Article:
Mattress Connection Santa Monica California Review

Considered filing this report for a long time. The public should know what an unethical outfit this company is. Mattress Connection is a company based in Los Angeles owned by Tony and Joann Bartz. For over a year, I was a store manager for the Bartzs. I was called and recruited to come to work for them. The day I entered the store they assigned me to, I was shocked. Many of the mattresses on the showroom floor were filthy. The backroom had been some sort of makeshift bedroom for a former employee who apparently was homeless and slept in the store. There was sand all over the back room and desk areas (apparently the person staying there had used the showers on the beach in the morning and carried sand back in). Shelves were full of stale food. The refrigerator also was backed with decaying food. It took me several days of clean up just to get the store to a point that the health department wouldn’t shut it down. For the next several weeks, I worked very hard. The windows in the

Considered filing this report for a long time. The public should know what an unethical outfit this company is. Mattress Connection is a company based in Los Angeles owned by Tony and Joann Bartz. For over a year, I was a store manager for the Bartzs. I was called and recruited to come to work for them. The day I entered the store they assigned me to, I was shocked. Many of the mattresses on the showroom floor were filthy. The backroom had been some sort of makeshift bedroom for a former employee who apparently was homeless and slept in the store. There was sand all over the back room and desk areas (apparently the person staying there had used the showers on the beach in the morning and carried sand back in). Shelves were full of stale food. The refrigerator also was backed with decaying food. It took me several days of clean up just to get the store to a point that the health department wouldn’t shut it down. For the next several weeks, I worked very hard. The windows in the store were filthy and had never been cleaned. In the afternoon sun, you could see the pet store decals that had been scraped off the windows by the previous tenant of the store. Out of my own pocket, I paid for a professional cleaner to clean the windows inside and out. Bartz claimed he’d reimburse me but never did. I sold off the soiled inventory and restocked the store. I personally mopped the floors, dusted the shelves, wiped down all the counters and brought the store up to acceptable standards. Bushes were overgrown on the outside of the store and Bartz suggested I should get gardening equipment on my own and trim the bushes but I drew the line on that. The store’s computer system needed to be quarantined. It was full of viruses and malware from porn sites. It took me several days to debug the computer, run virus cleaning programs and generally get the computer back to a state where customer information (bank card info, etc) was safe. As time proceeded in the heavy buying time of the year (May to September), my store sales numbers were consistently atop the whole company. Bartz called me routinely to compliment me that I was “leading the company in sales.”” Unfortunately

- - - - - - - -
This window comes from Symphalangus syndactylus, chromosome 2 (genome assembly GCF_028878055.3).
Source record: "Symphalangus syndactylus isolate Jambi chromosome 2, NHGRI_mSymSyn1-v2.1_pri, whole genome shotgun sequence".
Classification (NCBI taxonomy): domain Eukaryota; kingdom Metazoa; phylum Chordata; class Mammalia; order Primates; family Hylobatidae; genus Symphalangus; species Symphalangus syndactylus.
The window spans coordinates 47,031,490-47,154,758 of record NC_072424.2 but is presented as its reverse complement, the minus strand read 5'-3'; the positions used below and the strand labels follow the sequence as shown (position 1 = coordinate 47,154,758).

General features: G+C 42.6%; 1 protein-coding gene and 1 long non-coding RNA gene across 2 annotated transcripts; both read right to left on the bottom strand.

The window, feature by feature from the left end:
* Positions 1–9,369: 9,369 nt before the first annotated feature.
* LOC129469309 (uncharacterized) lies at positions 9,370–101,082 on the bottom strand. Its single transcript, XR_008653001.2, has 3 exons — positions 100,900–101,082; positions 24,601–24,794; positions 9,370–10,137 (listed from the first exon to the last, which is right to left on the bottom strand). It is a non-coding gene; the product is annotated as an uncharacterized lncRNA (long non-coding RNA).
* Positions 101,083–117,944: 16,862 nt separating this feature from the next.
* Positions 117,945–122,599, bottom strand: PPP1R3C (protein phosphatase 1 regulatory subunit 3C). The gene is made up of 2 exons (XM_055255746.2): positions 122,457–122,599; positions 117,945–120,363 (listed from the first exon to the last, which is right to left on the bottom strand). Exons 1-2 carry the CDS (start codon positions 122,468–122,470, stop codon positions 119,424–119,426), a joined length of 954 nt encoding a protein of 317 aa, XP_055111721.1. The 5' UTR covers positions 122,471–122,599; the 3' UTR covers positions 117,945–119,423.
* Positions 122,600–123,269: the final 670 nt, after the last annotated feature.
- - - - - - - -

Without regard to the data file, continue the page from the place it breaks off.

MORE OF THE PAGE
my income *never* reflected this. At my previous employers in the mattress business

I could always estimate to a close hit what my pay would be. Not with Bartz. I never knew what my pay would be and I was always disappointed. I started keeping spreadsheets of my sales and my commissions

but my pay never added up to what it should have been. As Autumn came around

store traffic numbers started to slow. Bartz was not doing ANY ADVERTISING (none) and my store was between two of the biggest advertisers in the mattress business. I had brought a large number of customers with me as I started working for Bartz but had cycled through those customers and needed fresh business. I repeatedly told Bartz that I was not getting ANY floor traffic. It was off season and days would pass with no one coming into the store. Bartz’s solution to this was to hire a “”sign spinner”” and to have this individual call in to him daily behind my back with traffic counts. One day I overheard the sign spinner on the phone reporting that the store had been visited by SEVEN customers that day. SEVEN! Who were these SEVEN customers you ask? A poor couple with 5 young children looking for $200 beds for the whole family. The cheapest bed we sold was $500. SEVEN customers? 2 broke adults and 5 young kids. One family. Seven customers? Right. Sure. I was starting to conclude that I needed to get another job. The only thing that kept me was the fact that after all this time

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